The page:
' >

Veterans Day: Remembering the fallen
MACDILL AIR FORCE BASE, Fla. - The ancient Athenian leader Pericles offered a tribute to the fallen heroes of war saying, “not only are our soldiers commemorated by columns and inscriptions, but there dwells also an unwritten memorial of them, graven not just on stone but in the hearts of men.”

By: Michael Bottoms - 11/10/2015

  • Air Force Maj. Gen. J. Marcus Hicks, chief of staff, U.S. Special Operations Command, makes his remarks during the Veterans Day ceremony at the Special Operations Memorial on MacDill Air Force Base, Fla., Nov 10. Photo by Mike Bottoms, USSOCOM Public Affairs.
  • A runner from Operation One Voice stands on the grounds of the Special Operations Memorial on MacDill Air Force Base, Fla., Nov. 10. Operation One Voice is a program designed by police officers, firefighters and community leaders from Duluth, Georgia, and they raise funds to help support the immediate needs of children and families of wounded and fallen Special Operations Forces. Photo by Mike Bottoms, USSOCOM Public Affairs.

MACDILL AIR FORCE BASE, Fla. - The ancient Athenian leader Pericles offered a tribute to the fallen heroes of war saying, “not only are our soldiers commemorated by columns and inscriptions, but there dwells also an unwritten memorial of them, graven not just on stone but in the hearts of men.”

 

A ceremony was held at the Special Operations Memorial Nov. 10, celebrating Veterans Day. Hundreds of members of U.S. Special Operations Command attended the ceremony as nine new etched plaques were unveiled and added to the memorial walls.

 

The guest speaker at the ceremony was Air Force Maj. Gen. J. Marcus Hicks, chief of staff, U.S. Special Operations Command.

 

“Less than one percent of the American population serve in the military today and seven to eight percent of the population are veterans – that’s a pretty exclusive club,” Hicks said. “Since we are celebrating Veterans Day, it doesn’t make much sense to talk about ourselves. The service we render would not be possible without our family and friends. That seven or eight percent of veterans who served are supported five times that by our spouses, families and friends. We really owe them a big thanks especially on Veterans Day.”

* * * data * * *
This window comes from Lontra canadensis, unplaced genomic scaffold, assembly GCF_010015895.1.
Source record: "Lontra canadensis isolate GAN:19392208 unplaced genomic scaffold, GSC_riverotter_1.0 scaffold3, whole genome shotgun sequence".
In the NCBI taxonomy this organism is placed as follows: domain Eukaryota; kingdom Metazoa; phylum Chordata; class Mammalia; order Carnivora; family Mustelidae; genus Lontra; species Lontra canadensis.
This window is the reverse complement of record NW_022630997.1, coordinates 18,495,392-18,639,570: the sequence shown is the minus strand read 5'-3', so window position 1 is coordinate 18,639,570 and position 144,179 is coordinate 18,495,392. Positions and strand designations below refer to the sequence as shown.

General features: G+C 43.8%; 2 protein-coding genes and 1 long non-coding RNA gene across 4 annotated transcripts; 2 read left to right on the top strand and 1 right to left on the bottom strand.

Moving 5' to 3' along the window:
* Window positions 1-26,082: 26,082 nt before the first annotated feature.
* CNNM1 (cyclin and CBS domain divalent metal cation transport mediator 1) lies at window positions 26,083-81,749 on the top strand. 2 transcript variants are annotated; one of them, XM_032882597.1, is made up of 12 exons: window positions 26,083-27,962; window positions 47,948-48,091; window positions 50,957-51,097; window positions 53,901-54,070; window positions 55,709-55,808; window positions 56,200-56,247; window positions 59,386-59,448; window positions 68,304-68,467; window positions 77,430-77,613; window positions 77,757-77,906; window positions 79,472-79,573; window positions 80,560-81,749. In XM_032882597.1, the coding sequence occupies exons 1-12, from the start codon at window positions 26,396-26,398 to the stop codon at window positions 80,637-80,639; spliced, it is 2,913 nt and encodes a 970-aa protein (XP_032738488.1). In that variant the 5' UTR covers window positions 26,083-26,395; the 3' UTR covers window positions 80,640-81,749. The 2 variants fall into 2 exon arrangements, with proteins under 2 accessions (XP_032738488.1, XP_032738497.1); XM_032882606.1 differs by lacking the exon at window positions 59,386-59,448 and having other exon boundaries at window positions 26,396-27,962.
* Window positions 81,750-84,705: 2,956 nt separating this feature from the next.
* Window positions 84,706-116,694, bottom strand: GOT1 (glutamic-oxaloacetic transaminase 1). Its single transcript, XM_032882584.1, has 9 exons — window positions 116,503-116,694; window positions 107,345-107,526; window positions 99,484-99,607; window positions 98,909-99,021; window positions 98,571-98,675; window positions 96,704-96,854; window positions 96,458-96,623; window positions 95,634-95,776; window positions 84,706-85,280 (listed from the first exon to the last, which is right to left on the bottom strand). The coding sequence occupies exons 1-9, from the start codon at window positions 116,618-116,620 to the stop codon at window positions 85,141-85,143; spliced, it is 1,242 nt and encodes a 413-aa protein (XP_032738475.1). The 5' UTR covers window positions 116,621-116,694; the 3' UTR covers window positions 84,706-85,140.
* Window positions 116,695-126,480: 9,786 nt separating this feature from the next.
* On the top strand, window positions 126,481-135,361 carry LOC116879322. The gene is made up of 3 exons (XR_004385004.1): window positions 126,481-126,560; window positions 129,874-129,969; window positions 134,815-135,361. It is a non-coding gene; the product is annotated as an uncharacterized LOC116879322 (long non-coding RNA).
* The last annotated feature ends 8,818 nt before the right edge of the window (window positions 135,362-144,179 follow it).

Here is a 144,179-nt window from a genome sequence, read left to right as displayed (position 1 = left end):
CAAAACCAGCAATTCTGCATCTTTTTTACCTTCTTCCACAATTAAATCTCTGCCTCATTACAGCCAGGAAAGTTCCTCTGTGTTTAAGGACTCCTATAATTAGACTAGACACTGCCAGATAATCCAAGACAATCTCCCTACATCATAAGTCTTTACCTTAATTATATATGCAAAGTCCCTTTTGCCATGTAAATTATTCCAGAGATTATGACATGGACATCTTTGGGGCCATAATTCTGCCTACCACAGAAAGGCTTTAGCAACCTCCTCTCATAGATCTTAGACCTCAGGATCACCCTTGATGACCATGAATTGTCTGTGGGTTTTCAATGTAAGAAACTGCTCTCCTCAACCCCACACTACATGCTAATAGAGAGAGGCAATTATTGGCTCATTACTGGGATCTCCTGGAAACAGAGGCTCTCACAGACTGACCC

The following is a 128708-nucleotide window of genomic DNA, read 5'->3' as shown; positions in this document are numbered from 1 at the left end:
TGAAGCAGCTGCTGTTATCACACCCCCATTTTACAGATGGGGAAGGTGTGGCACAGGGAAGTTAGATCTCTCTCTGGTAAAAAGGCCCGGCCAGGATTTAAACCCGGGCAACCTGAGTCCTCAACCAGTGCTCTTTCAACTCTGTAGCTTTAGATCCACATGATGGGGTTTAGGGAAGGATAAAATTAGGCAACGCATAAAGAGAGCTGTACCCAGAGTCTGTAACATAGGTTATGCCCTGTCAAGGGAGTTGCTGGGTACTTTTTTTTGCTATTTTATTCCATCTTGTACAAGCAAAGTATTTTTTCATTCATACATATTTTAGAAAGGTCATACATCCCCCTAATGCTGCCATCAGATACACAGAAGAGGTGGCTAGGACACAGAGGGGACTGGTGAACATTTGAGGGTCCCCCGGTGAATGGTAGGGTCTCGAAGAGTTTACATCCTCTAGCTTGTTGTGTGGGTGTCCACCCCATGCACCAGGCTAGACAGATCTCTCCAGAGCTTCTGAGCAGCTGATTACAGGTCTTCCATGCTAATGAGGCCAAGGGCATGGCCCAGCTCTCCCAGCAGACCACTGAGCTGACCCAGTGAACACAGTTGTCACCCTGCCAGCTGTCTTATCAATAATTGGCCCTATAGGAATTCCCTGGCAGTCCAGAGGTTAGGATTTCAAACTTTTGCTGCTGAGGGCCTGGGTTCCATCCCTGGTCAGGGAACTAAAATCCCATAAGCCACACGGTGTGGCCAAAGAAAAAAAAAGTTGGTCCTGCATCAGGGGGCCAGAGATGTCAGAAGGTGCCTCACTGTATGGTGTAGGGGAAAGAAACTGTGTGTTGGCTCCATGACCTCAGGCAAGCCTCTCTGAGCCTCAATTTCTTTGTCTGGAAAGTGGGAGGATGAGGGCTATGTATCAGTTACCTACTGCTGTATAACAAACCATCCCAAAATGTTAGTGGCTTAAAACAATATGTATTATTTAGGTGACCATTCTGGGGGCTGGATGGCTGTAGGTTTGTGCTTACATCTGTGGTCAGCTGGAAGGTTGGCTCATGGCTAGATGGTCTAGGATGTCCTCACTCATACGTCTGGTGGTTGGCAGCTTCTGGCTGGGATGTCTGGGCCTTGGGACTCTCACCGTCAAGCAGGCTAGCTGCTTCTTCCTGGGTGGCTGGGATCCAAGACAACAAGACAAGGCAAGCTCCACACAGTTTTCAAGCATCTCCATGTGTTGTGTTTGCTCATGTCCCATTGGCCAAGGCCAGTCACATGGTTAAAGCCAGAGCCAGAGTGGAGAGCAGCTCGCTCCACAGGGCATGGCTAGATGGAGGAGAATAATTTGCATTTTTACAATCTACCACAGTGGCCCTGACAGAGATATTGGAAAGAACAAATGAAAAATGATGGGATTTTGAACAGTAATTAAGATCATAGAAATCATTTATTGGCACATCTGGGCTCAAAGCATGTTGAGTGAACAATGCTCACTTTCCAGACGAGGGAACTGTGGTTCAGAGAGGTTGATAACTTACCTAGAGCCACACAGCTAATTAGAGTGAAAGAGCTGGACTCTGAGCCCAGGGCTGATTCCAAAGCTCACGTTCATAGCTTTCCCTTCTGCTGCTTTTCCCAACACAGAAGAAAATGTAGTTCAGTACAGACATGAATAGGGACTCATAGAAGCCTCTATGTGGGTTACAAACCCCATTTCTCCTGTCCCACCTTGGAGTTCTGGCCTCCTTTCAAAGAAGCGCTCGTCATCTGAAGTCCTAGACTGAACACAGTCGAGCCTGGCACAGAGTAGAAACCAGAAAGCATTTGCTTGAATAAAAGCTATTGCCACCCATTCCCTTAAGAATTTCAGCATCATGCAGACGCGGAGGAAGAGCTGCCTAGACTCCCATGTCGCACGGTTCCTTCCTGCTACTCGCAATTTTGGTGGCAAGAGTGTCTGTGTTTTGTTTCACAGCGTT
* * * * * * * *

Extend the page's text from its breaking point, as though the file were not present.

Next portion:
Also joining the ceremony was Operation One Voice. Operation One Voice is a program designed by police officers, firefighters and community leaders from Duluth, Georgia, and they raise funds to help support the immediate needs of children and families of wounded and fallen Special Operations Forces. They formed a team of runners who started in Georgia and will end their run into Busch Gardens in Tampa, Florida, Nov. 11.

 


The SOF memorial located at U.S. Special Operations Command Headquarters gives comrades and families a hallowed place to touch the etched names of the fallen, friends of SOF, and recognizes those who uphold the legacy of special operations. The memorial is a peaceful place to reflect on the sacrifices of Special Operations men and women.

 

A statue of a Special Operations warrior is the focal point of the memorial, with surrounding walls designed to accommodate engravings to memorialize past, present, and future special operations personnel and organizations.

 

The central, prominent wall holds the engraved names of those Special Operations personnel awarded the Medal of Honor and three Australian posthumous recipients of the Victoria Cross. The Victoria Cross is Australia’s Medal of Honor equivalent and the awards were earned while working with U.S. Special Forces in the Republic of Vietnam.

 

On either side of the Medal of Honor and Victoria Cross recipients are the Special Operations personnel killed in action or killed in training beginning with the Hostage Rescue attempt in Iran during Operation EAGLE CLAW in 1980.

 

“The eight service members killed during Desert One (Operation Eagle Claw) are inscribed first on the memorial because the operation is considered the genesis of U.S. Special Operations Command,” said Geoff Barker, president and chief executive officer of the Special Operations Memorial Foundation.

 

Along the outer rings contain the names of legacy special operations warriors dating back to World War II. Also, the outer rings have the names of friends of SOF and major contributors to the memorial.

 

The memorial also features the names of the founder of the Britain’s Special Air Service, CIA agent and first U.S. combat fatality in the war on terrorism, Montgnards from Vietnam and the only SOF casualty on 9/11 are all etched into the memorial.

 

SIDEBAR: The nine veterans who had plaques unveiled during the ceremony were:

 

Army Col. Harold Walker
Master Chief Petty Officer (SEAL) David L. Isom
*Army Capt. Thomas C. Tucker
Army Maj. Thomas G. Bostic
Army Maj. Kenneth Miller
*Air Force Staff Sgt. Melissa Scott
Marine Corps Master Sgt. Joseph Lurz
Army Master Sgt. Kevin Dorsh
*Army Chief Warrant Officer 3 Wayne Rutland

 

*Posthumous

 

Editor’s note: The memorial is located at MacDill Air Force Base, Tampa, Florida, in front of U.S. Special Operations Command. It is open 365 days a year. To visit the SOF Memorial online go to www.specialoperationsmemorial.org/.


Related Articles